Welsh homeowners 'more likely' to be in arrears
Welsh homeowners are more likely to be in arrears with their mortgages now than they were a year ago, a study by a credit rating agency has found.
Standard and Poor's figures show borrowers in Wales and the north of England are struggling more than those in the south of England to repay.
The agency said rising negative equity means the problem could worsen in the future.
The Welsh government said the research highlighted problems facing homeowners.
In January, the Land Registry said house prices in England and Wales fell by 1.3% last year, to an average of £160,000.
Mark Boyce, the co-author of Standard and Poor's report, said falling prices had an effect on the ability of some people to pay their mortgages.
He said: "If we look at arrears in particular, those have increased by about 15% in Wales and the proportion of borrowers in negative equity, which means they owe more on their mortgage than the property's worth, has increased by more than a third between the second quarter of 2010 and the end of 2011.
"Those figures are somewhat higher than the UK's average and also then for the south of the UK.
"These trends in arrears and negative equity broadly follow, in our view, trends in unemployment and house prices. Unemployment in Wales is about 9%, compared the the UK's average of 8.4%.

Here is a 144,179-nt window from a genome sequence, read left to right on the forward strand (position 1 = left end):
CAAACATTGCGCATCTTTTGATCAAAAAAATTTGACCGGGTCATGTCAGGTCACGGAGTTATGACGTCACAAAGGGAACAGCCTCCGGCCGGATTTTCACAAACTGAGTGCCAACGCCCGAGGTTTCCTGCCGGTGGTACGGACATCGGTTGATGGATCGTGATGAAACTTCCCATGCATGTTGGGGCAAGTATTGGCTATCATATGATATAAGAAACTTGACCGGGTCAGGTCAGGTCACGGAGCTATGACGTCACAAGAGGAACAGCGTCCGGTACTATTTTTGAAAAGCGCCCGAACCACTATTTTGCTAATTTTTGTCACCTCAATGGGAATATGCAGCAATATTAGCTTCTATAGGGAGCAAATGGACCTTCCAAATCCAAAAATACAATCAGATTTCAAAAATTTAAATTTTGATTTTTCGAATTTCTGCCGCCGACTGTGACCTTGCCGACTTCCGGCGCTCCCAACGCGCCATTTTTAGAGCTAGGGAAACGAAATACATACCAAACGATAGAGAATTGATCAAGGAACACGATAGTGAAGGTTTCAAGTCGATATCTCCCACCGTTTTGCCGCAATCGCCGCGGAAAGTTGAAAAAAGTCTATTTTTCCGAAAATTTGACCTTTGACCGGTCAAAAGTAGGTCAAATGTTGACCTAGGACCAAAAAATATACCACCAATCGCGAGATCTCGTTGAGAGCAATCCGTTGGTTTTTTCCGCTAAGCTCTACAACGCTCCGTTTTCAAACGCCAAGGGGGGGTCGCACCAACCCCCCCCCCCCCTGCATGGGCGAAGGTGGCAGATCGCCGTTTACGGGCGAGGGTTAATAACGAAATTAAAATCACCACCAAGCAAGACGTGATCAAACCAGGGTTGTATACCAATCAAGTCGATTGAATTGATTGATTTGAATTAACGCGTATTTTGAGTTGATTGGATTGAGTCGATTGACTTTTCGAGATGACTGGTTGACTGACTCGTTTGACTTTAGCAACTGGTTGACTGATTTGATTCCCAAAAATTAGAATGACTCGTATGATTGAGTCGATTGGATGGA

"And also house prices in Wales are also relatively weaker than, for instance, the south of the UK, so those would have fed through into causing certain borrowers to struggle more with payments and also hitting their mortgage equity positions."
The Welsh government said its mortgage rescue scheme provided £36.5m to assist homeowners who ran into financial problems.
Between 2008-11 the scheme assisted 391 households from becoming homeless.
A Welsh government spokesperson said: "This research vividly highlights the problems facing home owners across the UK.
"While we cannot shield people in Wales entirely from the effects of the recession and cuts to welfare benefits, we and others, including local authorities, are doing what we can to help them to cope with the harsh conditions that now exist."